Tag Archives: Recycling

Clothes : Can they be ethical … a repost


beaseedforchangestickersGREENjust another rant …

Second hand or flea market shopping has been in the news occasionally for years and as folks join the movement to keep material out of landfills or reduce their eco-footprint; some push buy made in the US of A only; while others believe reusing is best. The problem that needs to be addressed over and over is, how toxic are the material used for fashions?

The idea of wearing toxic fashions let alone recycling it is a disturbing thought given what we now know and at the end of the day, it always seems to go back to making that dollar dollar

There are a few who do 2ndhand because of financial issues, some wear it for personal reasons and even more, are on that path toward sustainable living, but as a whole 2nd hand, up-cycling or living Eco-friendly seems are great names but being ethically stylish? I guess that means intentionally buying, wearing, devoting your dollar dollars to sustainably made only. The fact is …it is a lot tougher than folks think. Have you looked at your clothing labels?

The dictionary states that being ethical means acting in an ethical manner from an ethical point of view. Being “ethically stylish” is almost a mission impossible.  Before you say she needs more education; don’t get me wrong because I definitely get being “ethically stylish,” “acting with intent” but when store buyers, the fashion industry and whatnot go out of their way to use cheap labor or toxic material, being ethical demands that the industry cooperate as well lest we talk about where the industry gets their material … and sadly the industry isn’t as vital here

Unfortunately, this is an ongoing fight and here we are in the year 2020.  I wonder, have other people bought and overpaid for a dress or two over the years; tried buying American made only as well but found more often than not; I buy because of the “cute factor” first then price while looking at the tags later finding that it was not made in the US of A or out of sustainable material, which definitely offends the “ethically stylish “code.  Sometime in the ’90s, word got out that the likelihood of fashion corporations outsourcing work because it was more cost-effective, the material was cheap and maybe not so sustainable yet meant more for the money;  remember when big-name models, entertainment folks and designers were caught using sweatshops. Levis’s, once thought to only be made here are imported as well and the 501’s which are my favorite can have insane prices though more sustainable.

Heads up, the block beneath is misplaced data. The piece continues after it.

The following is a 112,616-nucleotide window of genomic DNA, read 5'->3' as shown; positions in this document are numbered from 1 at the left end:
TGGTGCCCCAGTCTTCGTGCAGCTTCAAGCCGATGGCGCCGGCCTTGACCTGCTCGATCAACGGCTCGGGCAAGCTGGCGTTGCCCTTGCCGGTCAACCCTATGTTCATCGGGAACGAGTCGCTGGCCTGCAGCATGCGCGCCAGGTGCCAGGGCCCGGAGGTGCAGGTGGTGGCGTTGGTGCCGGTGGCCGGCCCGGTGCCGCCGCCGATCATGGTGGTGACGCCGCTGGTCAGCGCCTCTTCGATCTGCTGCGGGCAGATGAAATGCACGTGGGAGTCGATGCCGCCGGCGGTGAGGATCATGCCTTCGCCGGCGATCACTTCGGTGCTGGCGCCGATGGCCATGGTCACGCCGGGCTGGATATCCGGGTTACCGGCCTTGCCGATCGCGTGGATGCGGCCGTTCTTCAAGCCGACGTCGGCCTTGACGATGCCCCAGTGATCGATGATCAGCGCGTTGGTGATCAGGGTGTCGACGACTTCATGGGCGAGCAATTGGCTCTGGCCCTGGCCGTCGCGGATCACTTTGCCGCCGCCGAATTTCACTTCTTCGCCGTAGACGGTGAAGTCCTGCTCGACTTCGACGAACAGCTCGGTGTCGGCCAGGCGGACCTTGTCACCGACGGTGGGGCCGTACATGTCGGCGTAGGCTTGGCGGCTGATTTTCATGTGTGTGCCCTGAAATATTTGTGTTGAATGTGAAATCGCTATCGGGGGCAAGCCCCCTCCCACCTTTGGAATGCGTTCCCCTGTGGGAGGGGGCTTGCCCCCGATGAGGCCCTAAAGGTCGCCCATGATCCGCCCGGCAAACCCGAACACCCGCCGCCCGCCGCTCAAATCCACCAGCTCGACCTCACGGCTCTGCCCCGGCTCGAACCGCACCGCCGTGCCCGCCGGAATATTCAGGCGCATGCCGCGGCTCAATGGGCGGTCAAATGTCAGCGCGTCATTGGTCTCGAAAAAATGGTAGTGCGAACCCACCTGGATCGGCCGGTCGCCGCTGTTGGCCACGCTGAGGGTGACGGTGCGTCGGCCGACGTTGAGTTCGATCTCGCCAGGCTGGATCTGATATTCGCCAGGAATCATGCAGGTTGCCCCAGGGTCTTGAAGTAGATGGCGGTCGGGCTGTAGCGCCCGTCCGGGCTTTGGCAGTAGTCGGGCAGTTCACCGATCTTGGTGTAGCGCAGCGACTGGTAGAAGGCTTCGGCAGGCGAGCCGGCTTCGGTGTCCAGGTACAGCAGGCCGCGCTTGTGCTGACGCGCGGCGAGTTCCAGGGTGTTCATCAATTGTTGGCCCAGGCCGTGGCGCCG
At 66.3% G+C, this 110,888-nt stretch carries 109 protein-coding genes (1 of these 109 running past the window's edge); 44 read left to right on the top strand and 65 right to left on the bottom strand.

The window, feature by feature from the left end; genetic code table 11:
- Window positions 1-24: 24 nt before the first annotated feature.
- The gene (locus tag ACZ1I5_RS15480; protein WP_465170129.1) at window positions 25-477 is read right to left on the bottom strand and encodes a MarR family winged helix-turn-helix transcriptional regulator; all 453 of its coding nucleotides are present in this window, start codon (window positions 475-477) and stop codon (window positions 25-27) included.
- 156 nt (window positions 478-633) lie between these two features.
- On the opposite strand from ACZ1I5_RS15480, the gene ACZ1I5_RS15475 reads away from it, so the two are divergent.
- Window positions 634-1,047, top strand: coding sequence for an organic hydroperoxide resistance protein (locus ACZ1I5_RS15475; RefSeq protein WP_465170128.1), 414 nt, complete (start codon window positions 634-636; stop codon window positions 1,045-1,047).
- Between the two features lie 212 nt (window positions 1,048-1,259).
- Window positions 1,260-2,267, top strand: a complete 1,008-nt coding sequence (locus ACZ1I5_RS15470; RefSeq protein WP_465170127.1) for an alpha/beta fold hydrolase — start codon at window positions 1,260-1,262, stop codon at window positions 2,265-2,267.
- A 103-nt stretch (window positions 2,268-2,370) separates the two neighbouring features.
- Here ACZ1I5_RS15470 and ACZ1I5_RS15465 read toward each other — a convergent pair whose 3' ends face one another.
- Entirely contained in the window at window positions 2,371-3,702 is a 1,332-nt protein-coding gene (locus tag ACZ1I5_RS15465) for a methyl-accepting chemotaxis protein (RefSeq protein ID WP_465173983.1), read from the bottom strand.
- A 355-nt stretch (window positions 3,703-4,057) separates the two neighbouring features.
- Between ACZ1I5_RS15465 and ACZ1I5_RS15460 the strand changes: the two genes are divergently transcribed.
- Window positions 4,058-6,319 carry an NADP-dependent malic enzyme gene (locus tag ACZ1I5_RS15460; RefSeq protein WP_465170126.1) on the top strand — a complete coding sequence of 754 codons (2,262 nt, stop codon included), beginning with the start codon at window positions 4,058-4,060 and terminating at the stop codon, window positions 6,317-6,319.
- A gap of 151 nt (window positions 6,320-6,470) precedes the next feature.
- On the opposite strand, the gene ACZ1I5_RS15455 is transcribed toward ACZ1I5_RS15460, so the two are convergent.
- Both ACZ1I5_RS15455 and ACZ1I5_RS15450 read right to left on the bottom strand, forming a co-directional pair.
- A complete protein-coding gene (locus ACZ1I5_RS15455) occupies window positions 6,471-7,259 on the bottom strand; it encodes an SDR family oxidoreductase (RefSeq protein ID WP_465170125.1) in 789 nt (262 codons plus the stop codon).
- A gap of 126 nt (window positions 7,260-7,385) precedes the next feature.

Back in the day,  hearing the fashion industry in all its forms, say they are selling or being more ethically stylish was frustrating.  There were always reports of companies and brands, which sell the USA, made, but may among others in the industry possibly be using toxic materials.  This news made the giant move toward 100% Organic, Natural or Sustainable take several giant steps backward to rehash rethink who when why when and with what.  America needs to buy and sell local, but again, almost a mission impossible as” Made in America” is not only more expensive the labels are far and few these days, the material is often blended with stuff we cannot pronounce. The history of the fashion industry and American Made is definitely a love-hate thing as designers and stars back in the day were wearing fabulous clothes rarely found on the racks, only to find out they were actually getting their clothes made by sweatshops, in some well-known and unknown countries …  and sustainable; probably not.

Yes, “Made in the USA” faded out to a blank whiteboard and the NYC garment district was but a memory for quite a while. There were some great “Where and what are they doing now” shows with older “go to” fashion designers, clothiers stating the fabric just is not the same nor are the people. The opportunity to make more clothes with cheap labor & material seemed to have become addictive and the image of what was going on in those countries is not good.   Fashion will always be a work in progress, but learning that unfair labor practices and or that companies are producing great looking garments, but possibly using toxic material since or before is sad considering all that has happened to the industry over the years. Thus, making it tough to be ethical let alone wear fashion that is ethically stylish or sustainable.

I still buy using the cute fit fab factor while believing in reuse reclaim repurpose redecorate  and reduce too … which keeps most material out of landfills

FYI … this was written back in November of 2012

Did you know… reports in 2013 were alarming what are they now?


 

Plasticbagsrecycle

Did you know … reports in 2013 state the following

7.3 Pounds of plastic… Mostly pvc is in artificial trees

20,  Is the number of years … We must reuse artificial trees before it lowers the carbon footprint, equal to a real tree

There are 4000 Recycle centers nationwideplease find out where you can dispose of your Xmas tree this year for compost, woodchips for gardens and or  hiking trails.